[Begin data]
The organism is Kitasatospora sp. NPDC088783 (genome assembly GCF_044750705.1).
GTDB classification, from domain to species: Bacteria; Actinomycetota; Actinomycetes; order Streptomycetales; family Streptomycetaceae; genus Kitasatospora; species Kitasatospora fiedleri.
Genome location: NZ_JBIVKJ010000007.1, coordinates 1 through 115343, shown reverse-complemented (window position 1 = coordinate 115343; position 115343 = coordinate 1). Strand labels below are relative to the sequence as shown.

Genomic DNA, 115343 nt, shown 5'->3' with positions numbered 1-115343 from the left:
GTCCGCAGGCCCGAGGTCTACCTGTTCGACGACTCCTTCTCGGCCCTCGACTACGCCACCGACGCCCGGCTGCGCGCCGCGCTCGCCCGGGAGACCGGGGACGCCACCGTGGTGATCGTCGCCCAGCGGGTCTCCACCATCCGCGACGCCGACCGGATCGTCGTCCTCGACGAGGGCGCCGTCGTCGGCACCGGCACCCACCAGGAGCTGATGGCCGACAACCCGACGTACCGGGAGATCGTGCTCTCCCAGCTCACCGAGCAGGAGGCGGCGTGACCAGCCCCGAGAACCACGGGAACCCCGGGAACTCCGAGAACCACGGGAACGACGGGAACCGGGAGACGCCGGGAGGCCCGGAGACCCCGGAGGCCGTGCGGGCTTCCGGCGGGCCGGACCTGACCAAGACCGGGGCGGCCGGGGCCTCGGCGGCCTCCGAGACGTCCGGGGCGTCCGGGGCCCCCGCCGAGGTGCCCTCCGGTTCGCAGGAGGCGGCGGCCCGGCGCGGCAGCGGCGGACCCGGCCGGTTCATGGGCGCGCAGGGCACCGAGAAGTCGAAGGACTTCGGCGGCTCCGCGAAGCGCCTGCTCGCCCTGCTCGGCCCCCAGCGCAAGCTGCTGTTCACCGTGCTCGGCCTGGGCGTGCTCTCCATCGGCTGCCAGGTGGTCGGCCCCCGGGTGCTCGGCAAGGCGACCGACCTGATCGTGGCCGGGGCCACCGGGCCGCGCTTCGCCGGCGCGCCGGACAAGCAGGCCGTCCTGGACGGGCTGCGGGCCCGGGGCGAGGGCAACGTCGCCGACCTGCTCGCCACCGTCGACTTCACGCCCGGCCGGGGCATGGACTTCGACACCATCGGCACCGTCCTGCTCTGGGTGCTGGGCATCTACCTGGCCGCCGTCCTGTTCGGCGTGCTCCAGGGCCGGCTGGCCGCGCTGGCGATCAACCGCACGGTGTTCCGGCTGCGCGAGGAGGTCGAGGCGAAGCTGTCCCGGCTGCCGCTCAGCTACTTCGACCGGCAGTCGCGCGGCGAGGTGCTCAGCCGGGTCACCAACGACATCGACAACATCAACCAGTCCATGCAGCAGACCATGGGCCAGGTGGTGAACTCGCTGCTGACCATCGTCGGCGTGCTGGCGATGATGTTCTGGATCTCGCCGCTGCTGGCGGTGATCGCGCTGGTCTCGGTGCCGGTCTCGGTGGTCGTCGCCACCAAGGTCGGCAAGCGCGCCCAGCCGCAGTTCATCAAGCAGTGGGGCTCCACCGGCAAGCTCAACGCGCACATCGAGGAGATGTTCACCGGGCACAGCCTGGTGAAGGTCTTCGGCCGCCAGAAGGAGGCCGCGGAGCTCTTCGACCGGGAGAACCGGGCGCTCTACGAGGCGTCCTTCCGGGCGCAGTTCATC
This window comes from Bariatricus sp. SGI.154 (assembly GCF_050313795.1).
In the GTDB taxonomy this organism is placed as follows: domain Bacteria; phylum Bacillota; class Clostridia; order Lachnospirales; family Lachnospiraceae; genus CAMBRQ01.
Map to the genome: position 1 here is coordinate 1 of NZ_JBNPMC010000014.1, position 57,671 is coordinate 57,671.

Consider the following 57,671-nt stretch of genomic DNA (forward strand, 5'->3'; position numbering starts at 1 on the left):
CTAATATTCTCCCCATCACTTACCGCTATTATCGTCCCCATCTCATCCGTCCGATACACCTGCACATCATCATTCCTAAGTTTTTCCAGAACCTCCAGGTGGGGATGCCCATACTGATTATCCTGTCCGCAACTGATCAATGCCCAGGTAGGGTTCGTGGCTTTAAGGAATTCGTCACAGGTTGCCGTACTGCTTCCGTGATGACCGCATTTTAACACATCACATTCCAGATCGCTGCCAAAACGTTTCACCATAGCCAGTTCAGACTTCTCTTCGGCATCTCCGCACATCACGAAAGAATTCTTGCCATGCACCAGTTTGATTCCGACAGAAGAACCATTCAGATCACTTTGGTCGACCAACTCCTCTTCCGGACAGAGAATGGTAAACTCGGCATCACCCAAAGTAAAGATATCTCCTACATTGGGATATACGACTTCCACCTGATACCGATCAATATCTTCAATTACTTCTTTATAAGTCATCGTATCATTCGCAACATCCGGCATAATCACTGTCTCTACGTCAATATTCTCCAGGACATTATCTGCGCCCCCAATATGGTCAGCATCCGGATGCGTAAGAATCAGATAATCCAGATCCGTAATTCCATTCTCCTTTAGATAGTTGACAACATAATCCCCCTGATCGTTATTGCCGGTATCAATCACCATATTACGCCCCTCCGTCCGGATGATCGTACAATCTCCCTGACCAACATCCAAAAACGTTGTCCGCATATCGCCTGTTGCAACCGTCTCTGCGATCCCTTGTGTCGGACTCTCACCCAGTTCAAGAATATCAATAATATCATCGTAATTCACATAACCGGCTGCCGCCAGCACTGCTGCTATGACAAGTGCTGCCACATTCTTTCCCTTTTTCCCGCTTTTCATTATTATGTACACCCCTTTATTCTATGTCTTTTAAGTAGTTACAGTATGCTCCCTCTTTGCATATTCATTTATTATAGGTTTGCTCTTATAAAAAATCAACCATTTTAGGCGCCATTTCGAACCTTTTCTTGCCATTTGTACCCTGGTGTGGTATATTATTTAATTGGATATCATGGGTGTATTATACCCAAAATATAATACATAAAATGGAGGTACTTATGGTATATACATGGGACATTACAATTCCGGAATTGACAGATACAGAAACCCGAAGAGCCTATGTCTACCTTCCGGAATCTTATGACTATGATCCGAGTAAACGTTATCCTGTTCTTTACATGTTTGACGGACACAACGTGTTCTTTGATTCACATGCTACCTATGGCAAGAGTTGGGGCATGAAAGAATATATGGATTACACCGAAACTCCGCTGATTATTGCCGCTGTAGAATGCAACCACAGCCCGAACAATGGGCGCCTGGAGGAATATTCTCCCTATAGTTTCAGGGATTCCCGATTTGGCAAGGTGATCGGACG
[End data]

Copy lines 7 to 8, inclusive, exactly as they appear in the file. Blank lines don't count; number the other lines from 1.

In the GTDB taxonomy this organism is placed as follows: domain Bacteria; phylum Bacillota; class Clostridia; order Lachnospirales; family Lachnospiraceae; genus CAMBRQ01.
Map to the genome: position 1 here is coordinate 1 of NZ_JBNPMC010000014.1, position 57,671 is coordinate 57,671.